Open Doors and Three Novellas
When Leonardo Sciascia died in 1989 at the age sixty-eight, his reputation among English-speaking readers was largely based on his idiosyncratic detective fiction. In his native Italy and throughout Europe, however, he was highly esteemed for a broad range of literary activities, from journalism to essays to a wide variety of short fiction and novels, including the form he invented, known as the “investigative story.”
Of the four stories collected here, “Death and the Knight” and “A Straightforward Tale” show Sciascia’s approach to detective fiction, in which mysteries are to be experienced rather than solved. The sense of mystery is more than usually complicated by the moral and intellectual sophistication of the investigating officers.
The volume’s other two stories provide intriguing and substantial variations on Sciascia’s interest in crime. Both take a celebrated murder case as a means of meditating on the nature of Italian society at a particularly revealing moment—the Fascist era, in the case of the title story, and the period immediately before World War I in “1912 + 1,” a fine example of the “investigative story.” In both of these stories, the crimes in question indicate how complex and fragile is the moral fabric of society, particularly at moments of apparent uniformity and strength. Like all of Sciascia’s work, the stories in OPEN DOORS AND THREE NOVELLAS are notable for their psychological subtlety, meditative tone, and high-powered intellectual allusions. The best of them—“1912 + 1” and the title story—will repay the patient, attentive reader.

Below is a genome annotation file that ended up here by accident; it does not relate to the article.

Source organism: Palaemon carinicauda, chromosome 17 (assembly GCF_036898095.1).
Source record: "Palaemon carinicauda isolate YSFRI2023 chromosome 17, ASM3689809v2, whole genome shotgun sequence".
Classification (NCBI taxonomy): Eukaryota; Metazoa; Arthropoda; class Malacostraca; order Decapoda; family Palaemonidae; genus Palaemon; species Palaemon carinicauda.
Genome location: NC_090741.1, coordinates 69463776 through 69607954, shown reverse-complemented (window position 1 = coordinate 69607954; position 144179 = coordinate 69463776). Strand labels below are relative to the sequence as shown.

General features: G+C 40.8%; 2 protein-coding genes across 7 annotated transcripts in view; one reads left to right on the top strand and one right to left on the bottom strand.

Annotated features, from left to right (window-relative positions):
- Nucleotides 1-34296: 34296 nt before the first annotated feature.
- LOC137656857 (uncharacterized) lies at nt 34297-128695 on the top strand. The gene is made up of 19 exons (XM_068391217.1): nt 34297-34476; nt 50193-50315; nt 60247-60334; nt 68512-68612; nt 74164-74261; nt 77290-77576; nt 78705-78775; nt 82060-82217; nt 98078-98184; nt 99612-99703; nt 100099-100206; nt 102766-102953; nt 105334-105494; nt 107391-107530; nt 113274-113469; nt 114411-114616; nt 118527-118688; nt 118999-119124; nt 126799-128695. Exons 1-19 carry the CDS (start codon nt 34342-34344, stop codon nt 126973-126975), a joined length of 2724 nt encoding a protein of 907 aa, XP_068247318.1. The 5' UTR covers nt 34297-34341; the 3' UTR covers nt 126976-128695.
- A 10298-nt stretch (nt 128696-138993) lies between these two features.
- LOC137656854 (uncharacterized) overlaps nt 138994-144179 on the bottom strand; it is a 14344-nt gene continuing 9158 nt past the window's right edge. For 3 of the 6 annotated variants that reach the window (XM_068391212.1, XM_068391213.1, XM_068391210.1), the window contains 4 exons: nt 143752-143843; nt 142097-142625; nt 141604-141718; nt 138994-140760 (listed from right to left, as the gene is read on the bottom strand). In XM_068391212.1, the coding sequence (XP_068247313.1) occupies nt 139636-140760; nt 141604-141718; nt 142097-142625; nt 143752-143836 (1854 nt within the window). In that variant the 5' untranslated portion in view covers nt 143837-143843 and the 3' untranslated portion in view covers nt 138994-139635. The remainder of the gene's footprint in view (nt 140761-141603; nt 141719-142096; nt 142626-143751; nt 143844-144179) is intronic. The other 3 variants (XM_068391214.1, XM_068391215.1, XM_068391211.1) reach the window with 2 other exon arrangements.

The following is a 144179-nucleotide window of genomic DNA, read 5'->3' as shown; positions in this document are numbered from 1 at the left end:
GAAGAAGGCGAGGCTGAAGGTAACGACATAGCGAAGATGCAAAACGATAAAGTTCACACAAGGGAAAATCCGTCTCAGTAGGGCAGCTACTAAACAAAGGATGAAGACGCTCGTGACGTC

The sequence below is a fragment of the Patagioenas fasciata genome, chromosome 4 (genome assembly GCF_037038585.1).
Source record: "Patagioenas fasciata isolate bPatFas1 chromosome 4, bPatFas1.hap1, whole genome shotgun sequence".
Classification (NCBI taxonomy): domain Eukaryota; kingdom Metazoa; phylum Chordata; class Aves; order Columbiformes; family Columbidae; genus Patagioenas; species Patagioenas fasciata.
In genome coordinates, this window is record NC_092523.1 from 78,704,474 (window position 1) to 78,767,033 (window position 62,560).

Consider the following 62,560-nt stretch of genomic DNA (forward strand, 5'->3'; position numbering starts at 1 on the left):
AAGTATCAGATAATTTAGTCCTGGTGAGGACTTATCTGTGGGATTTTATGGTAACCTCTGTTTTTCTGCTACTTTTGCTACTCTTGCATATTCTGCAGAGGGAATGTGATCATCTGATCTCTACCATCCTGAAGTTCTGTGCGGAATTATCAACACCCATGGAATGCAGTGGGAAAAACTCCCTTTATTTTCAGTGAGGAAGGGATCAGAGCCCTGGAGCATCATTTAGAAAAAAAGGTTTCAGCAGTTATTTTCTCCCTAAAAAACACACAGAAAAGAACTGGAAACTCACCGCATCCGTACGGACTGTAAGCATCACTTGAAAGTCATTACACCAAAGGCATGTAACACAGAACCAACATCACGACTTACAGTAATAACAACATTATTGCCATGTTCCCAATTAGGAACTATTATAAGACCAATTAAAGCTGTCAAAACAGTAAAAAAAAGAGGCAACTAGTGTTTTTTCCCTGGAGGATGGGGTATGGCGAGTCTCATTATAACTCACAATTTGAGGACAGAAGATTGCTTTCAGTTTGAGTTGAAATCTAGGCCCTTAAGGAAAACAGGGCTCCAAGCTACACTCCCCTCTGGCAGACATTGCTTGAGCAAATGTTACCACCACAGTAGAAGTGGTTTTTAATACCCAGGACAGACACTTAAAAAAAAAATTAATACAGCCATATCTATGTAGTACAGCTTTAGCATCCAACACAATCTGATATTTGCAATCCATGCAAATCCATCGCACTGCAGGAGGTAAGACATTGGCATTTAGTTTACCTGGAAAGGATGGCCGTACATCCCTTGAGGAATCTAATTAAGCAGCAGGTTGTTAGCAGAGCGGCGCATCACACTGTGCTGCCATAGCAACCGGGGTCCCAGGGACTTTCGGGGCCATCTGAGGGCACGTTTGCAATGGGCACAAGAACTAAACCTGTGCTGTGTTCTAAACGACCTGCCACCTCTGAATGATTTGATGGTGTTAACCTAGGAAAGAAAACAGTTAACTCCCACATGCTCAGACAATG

Sources for Further Study
Boston Globe. August 9, 1992, p. 37.
The Christian Science Monitor. September 1, 1992, p. 13.
The New York Times Book Review. XCVII, August 30, 1992, p. 10.
The Village Voice. September 22, 1992, p. 68.
The Washington Post Book World. XXII, November 8, 1992, p. 7.